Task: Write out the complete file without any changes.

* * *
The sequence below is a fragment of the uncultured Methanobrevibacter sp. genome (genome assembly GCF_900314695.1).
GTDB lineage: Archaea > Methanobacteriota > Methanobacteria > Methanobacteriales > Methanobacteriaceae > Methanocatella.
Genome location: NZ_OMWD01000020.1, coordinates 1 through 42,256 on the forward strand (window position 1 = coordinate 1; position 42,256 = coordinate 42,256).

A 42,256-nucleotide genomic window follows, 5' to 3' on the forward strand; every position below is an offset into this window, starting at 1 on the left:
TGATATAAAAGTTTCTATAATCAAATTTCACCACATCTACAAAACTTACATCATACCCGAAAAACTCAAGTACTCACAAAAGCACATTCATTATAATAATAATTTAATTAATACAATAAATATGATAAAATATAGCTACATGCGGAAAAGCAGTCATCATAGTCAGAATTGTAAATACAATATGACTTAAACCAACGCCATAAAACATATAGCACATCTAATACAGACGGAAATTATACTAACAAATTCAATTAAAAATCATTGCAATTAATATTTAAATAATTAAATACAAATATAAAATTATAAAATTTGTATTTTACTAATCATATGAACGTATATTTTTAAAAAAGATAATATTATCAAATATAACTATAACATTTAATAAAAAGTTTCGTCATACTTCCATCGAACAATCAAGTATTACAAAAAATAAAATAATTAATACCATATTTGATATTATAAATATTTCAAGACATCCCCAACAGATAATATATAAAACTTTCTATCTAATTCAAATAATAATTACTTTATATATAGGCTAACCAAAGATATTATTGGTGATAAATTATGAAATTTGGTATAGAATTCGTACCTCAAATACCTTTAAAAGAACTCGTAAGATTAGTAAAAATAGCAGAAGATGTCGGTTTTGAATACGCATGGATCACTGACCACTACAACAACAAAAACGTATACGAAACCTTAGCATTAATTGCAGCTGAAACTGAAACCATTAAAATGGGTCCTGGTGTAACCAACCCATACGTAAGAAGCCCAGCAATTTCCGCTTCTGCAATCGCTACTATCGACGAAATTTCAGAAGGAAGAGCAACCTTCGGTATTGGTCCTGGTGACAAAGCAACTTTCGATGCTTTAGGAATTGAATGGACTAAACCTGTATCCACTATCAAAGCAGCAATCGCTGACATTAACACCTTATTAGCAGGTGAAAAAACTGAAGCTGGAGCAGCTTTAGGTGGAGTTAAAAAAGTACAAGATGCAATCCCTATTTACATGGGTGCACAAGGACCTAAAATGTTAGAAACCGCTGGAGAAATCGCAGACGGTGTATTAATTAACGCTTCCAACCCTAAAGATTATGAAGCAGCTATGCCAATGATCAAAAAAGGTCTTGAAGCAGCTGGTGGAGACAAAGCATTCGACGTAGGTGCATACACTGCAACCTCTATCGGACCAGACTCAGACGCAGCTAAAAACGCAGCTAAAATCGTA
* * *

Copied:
The sequence below is a fragment of the uncultured Methanobrevibacter sp. genome (genome assembly GCF_900314695.1).
GTDB lineage: Archaea > Methanobacteriota > Methanobacteria > Methanobacteriales > Methanobacteriaceae > Methanocatella.
Genome location: NZ_OMWD01000020.1, coordinates 1 through 42,256 on the forward strand (window position 1 = coordinate 1; position 42,256 = coordinate 42,256).

A 42,256-nucleotide genomic window follows, 5' to 3' on the forward strand; every position below is an offset into this window, starting at 1 on the left:
TGATATAAAAGTTTCTATAATCAAATTTCACCACATCTACAAAACTTACATCATACCCGAAAAACTCAAGTACTCACAAAAGCACATTCATTATAATAATAATTTAATTAATACAATAAATATGATAAAATATAGCTACATGCGGAAAAGCAGTCATCATAGTCAGAATTGTAAATACAATATGACTTAAACCAACGCCATAAAACATATAGCACATCTAATACAGACGGAAATTATACTAACAAATTCAATTAAAAATCATTGCAATTAATATTTAAATAATTAAATACAAATATAAAATTATAAAATTTGTATTTTACTAATCATATGAACGTATATTTTTAAAAAAGATAATATTATCAAATATAACTATAACATTTAATAAAAAGTTTCGTCATACTTCCATCGAACAATCAAGTATTACAAAAAATAAAATAATTAATACCATATTTGATATTATAAATATTTCAAGACATCCCCAACAGATAATATATAAAACTTTCTATCTAATTCAAATAATAATTACTTTATATATAGGCTAACCAAAGATATTATTGGTGATAAATTATGAAATTTGGTATAGAATTCGTACCTCAAATACCTTTAAAAGAACTCGTAAGATTAGTAAAAATAGCAGAAGATGTCGGTTTTGAATACGCATGGATCACTGACCACTACAACAACAAAAACGTATACGAAACCTTAGCATTAATTGCAGCTGAAACTGAAACCATTAAAATGGGTCCTGGTGTAACCAACCCATACGTAAGAAGCCCAGCAATTTCCGCTTCTGCAATCGCTACTATCGACGAAATTTCAGAAGGAAGAGCAACCTTCGGTATTGGTCCTGGTGACAAAGCAACTTTCGATGCTTTAGGAATTGAATGGACTAAACCTGTATCCACTATCAAAGCAGCAATCGCTGACATTAACACCTTATTAGCAGGTGAAAAAACTGAAGCTGGAGCAGCTTTAGGTGGAGTTAAAAAAGTACAAGATGCAATCCCTATTTACATGGGTGCACAAGGACCTAAAATGTTAGAAACCGCTGGAGAAATCGCAGACGGTGTATTAATTAACGCTTCCAACCCTAAAGATTATGAAGCAGCTATGCCAATGATCAAAAAAGGTCTTGAAGCAGCTGGTGGAGACAAAGCATTCGACGTAGGTGCATACACTGCAACCTCTATCGGACCAGACTCAGACGCAGCTAAAAACGCAGCTAAAATCGTA